Campus News

A Guide to Ranked Choice Voting

“I voted” stickers in English and Spanish, Virginia, USA, November 2014. (Organization for Security and Co-operation in Europe (OSCE) photo.), Public Domain, via 90.3 WPLN News

In November 2016, Maine implemented ranked choice voting, straying away from much of the traditional voting methods and analysis that have been used across the nation. Typically, voters go to their local voting centers (or mail in their ballots) and vote by simply selecting whichever single candidate they would prefer to be elected to whichever given position in office is on the ballot. Votes are then tallied and whichever candidate receives the largest percentage of votes is elected (typically). Ranked choice voting, instead of confining voters to only select a single candidate, allows voters to rank all of the candidates on the ballot in order of their own preference, from their first choice to their last choice.

Essentially, this process allows voters to vote for whomever they truly desire to be their first choice without worrying that their vote may be in vain.

Peter J. Yost, Public Domain, 15 January 2020, via Wikimedia Commons

Efforts to implement ranked choice voting on the ballots in Maine date back to 2001; however nothing came of these efforts until election day 2016, when Maine voters approved the referendum to implement ranked choice voting in Maine, becoming the first state in the United States to do so. The idea behind ranked choice voting is to provide voters with a way to support smaller parties and candidates while also allowing for greater bipartisan support. Voters are given the peace of mind that if their first choice of candidate is eliminated, their vote will instead count towards their second preferred candidate rather than being disregarded altogether. Essentially, this process allows voters to vote for whomever they truly desire to be their first choice without worrying that their vote may be in vain.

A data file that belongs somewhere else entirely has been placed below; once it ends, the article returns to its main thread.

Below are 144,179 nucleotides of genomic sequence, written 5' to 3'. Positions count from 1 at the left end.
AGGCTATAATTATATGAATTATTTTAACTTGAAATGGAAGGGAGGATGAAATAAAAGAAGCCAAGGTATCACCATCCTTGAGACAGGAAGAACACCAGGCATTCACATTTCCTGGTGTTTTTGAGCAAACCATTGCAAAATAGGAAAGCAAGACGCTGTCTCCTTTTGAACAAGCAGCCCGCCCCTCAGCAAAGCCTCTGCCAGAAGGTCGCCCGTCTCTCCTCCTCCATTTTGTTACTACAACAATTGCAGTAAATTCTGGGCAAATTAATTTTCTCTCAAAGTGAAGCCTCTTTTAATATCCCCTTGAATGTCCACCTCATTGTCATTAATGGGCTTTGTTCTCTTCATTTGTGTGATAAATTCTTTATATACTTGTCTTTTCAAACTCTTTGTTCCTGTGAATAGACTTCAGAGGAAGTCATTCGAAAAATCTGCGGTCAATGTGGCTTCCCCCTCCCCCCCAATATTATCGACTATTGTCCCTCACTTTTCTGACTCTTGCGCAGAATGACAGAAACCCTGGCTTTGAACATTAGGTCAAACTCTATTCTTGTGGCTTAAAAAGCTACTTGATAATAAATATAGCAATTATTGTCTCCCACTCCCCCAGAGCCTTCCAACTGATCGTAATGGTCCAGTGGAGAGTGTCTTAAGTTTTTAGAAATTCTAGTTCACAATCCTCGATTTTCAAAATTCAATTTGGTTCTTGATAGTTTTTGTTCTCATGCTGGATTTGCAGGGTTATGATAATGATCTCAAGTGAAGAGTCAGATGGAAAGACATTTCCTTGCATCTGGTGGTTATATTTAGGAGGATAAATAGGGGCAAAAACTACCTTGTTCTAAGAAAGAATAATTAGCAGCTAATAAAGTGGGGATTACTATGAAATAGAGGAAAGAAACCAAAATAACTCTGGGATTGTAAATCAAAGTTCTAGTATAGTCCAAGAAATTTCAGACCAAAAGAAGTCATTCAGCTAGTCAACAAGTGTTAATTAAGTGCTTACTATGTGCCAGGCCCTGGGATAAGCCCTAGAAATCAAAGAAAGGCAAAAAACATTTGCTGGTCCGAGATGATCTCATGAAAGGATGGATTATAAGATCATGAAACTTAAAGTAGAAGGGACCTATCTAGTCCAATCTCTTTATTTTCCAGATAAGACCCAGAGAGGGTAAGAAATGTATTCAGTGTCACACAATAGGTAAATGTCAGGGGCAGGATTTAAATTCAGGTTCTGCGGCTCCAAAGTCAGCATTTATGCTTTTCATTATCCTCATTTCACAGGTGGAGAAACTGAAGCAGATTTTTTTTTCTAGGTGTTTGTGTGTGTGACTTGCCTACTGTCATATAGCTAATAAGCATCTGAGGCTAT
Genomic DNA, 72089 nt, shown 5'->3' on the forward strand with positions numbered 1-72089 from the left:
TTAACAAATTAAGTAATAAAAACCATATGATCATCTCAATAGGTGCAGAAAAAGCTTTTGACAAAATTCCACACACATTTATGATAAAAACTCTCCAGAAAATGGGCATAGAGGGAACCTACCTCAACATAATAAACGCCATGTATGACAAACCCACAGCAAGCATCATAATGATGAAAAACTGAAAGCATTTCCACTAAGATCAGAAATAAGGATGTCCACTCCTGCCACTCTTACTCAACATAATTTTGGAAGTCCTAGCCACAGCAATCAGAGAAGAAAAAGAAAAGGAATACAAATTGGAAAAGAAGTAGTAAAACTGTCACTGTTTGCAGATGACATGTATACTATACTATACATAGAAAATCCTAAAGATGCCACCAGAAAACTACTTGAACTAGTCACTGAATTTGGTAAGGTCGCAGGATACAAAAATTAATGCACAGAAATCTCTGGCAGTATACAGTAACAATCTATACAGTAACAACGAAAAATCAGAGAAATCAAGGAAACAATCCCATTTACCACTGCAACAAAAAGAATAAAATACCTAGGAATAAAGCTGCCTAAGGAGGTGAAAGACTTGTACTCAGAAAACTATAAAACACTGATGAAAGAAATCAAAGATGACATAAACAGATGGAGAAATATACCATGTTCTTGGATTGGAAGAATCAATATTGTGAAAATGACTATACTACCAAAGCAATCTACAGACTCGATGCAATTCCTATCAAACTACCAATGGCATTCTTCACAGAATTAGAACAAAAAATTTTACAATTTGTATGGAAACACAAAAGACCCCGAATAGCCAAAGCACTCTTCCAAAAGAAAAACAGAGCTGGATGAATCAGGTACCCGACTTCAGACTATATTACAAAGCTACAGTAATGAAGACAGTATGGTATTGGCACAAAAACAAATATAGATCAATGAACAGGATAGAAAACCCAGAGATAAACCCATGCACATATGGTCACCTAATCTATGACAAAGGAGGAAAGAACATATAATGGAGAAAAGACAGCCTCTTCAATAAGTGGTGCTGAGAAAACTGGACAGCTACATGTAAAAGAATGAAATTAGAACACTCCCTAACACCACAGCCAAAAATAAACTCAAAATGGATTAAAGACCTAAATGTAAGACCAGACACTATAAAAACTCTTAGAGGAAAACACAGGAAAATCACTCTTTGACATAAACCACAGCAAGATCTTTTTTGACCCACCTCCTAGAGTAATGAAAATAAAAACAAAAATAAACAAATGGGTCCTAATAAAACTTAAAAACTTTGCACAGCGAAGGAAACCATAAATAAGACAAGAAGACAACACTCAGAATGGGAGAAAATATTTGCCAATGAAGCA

Ranked choice voting is used statewide for gubernatorial, state legislative, and Congressional elections. Voters rank each candidate on the ballot in terms of preference, voting for their first choice of candidate, then second, and so on. It is important to note that voters are not required to rank all of the candidates on the ballot. For example, they may want to just select one candidate and rank them first without ranking any others, or just rank two candidates and not rank any others. These ranked choice votes are then tabulated in a series of rounds, with the lowest ranked candidates being eliminated every round until there are just two candidates left, where the winner is decided by whichever candidate received the majority (over 50%) of the votes.

On November 8, 2022, a ranked choice ballot will be used for the third time for a statewide election in Maine history. This election will feature the Maine state gubernatorial race, state legislative candidates, and U.S. congressional candidates for the House of Representatives. To find out where, when, and how to vote, visit this website.

Categories: Campus News, State Politics

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2 replies »

  1. This is well written and clearly lays out the process of ranked choice. As we gather more data on voting it’ll be interesting to compare our percentages of split tickets to other states.


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